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UN extends mandate of peacekeeping mission in South Sudan after deadlock

UN extends mandate of peacekeeping mission in South Sudan after deadlock

South Sudan

After its expiration on Thursday and a deadlock on its mandate, the UN Security Council approved on Friday a one-year extension of the mandate of the United Nations Mission in South Sudan (UNMISS).

The unanimously adopted resolution extended the mandate to December 15, 2017 and maintained 17,000, including a 4,000-strong Regional Protection Force with 2,101 police personnel, and 78 corrections officers.

The council demanded that the leaders of the country implement the permanent ceasefire declared in the peace agreement and respective ceasefires.

Also, the UNMISS will “use all necessary means to deter and prevent sexual and gender-based violence within its capacity and areas of deployment, and monitor, investigate, verify and report specifically and publicly on violations and abuses committed against children and women.”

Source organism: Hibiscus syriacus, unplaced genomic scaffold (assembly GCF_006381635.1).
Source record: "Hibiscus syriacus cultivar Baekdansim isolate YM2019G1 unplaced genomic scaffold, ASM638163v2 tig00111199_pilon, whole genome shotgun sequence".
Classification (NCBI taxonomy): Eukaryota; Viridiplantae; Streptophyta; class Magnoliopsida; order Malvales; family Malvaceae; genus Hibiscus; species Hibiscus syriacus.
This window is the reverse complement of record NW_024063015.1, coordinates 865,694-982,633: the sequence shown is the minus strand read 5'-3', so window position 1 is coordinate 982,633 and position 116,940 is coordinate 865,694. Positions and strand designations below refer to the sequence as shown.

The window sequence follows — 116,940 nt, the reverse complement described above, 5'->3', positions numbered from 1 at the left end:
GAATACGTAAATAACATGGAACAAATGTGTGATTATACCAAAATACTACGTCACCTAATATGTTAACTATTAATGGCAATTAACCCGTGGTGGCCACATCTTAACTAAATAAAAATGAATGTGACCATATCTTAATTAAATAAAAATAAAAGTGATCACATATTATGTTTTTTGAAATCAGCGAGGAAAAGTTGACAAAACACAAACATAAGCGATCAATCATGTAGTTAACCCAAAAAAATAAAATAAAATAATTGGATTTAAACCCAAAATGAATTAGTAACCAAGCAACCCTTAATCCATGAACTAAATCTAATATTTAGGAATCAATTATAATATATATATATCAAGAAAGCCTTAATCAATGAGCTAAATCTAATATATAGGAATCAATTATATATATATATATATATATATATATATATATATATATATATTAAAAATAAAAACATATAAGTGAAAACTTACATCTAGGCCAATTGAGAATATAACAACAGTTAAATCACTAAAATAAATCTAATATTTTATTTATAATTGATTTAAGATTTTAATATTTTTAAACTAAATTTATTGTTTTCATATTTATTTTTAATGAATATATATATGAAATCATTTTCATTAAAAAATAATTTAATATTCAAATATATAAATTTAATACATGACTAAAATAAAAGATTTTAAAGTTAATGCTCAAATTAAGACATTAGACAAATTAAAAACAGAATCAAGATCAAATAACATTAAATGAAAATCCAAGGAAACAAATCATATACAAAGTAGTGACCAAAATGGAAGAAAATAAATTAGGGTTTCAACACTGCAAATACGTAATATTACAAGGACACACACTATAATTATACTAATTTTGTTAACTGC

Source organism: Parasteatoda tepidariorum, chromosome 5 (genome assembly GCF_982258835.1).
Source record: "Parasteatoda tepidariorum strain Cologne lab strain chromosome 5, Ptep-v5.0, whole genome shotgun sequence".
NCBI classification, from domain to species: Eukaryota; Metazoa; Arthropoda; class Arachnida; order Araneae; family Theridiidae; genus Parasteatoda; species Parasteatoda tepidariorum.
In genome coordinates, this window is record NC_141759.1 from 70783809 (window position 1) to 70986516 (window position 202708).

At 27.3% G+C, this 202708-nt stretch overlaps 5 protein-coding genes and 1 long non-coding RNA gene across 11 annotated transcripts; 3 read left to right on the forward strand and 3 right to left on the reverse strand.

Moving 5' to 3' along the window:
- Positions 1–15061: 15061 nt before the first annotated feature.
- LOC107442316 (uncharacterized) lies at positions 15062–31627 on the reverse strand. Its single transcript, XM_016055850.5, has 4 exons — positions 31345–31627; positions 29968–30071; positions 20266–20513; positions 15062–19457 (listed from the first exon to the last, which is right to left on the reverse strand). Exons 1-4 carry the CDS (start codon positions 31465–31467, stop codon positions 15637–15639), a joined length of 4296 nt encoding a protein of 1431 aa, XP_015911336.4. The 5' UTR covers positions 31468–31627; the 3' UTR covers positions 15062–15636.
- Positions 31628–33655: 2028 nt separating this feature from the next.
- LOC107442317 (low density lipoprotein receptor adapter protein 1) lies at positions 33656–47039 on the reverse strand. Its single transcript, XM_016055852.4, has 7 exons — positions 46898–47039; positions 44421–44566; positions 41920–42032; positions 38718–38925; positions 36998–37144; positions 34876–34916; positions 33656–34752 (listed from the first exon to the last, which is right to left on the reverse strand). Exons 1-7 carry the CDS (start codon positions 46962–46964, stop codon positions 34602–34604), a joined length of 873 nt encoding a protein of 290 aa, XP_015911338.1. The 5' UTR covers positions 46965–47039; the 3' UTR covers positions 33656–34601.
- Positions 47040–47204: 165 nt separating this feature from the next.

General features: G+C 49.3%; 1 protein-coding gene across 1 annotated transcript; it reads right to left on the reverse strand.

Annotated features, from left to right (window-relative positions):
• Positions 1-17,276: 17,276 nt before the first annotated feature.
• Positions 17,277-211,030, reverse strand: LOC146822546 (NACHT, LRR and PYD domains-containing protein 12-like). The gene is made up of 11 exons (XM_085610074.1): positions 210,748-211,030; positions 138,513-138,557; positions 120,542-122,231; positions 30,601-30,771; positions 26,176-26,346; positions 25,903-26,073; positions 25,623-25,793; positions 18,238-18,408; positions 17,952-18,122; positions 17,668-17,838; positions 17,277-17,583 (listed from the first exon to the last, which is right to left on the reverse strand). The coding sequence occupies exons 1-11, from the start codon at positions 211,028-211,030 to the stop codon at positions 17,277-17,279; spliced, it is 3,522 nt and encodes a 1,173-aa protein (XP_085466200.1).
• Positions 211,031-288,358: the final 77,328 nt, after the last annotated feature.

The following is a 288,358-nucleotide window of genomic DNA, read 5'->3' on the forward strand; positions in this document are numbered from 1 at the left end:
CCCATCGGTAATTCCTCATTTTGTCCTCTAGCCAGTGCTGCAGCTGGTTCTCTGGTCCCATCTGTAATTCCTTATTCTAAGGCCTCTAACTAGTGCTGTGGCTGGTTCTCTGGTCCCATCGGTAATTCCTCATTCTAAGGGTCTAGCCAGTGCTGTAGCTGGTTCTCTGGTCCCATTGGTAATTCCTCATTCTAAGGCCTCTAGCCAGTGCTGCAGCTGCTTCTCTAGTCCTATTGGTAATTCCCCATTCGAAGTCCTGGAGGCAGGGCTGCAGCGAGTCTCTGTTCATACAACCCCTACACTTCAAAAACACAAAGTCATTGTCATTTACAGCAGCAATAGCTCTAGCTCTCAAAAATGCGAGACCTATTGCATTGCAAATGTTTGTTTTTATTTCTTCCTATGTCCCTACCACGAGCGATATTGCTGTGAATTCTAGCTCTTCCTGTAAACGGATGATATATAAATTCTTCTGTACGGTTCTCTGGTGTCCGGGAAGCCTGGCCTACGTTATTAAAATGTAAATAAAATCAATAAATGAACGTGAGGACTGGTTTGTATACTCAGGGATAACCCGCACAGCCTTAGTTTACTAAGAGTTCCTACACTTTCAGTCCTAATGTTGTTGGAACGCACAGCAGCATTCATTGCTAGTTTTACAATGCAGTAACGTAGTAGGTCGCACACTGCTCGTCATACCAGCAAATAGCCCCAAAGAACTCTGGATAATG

The renewal of the mandate was postponed twice since it was circulated to the council last Friday as a result of failure by council members to come to an agreement.

The controversy surrounded a proposed draft tabled by the United States to impose arms embargo and targeted sanctions (assets freezes and travel bans) on three key government and opposition figures including chief of staff of the government’s army, minister of information and opposition leader Riek Machar.

Only France, New Zealand, Spain, the UK, the US, Ukraine and Uruguay were in favour of both additional targeted sanctions and an arms embargo while the others including Russia, China, Venezuela and the African country members of the Security Council – Angola, Senegal, Egypt – are opposed to them.

Also some members did not favour the draft’s affirmation of imposing “appropriate measures” if the government of South Sudan continues to obstruct the mission or prevent the Regional Protection Force from becoming operational while China, Egypt, Russia and Venezuela abstained.

The US later removed the clause regarding widespread violence and disregard for the ceasefire as a trigger for the consideration of “appropriate measures.”

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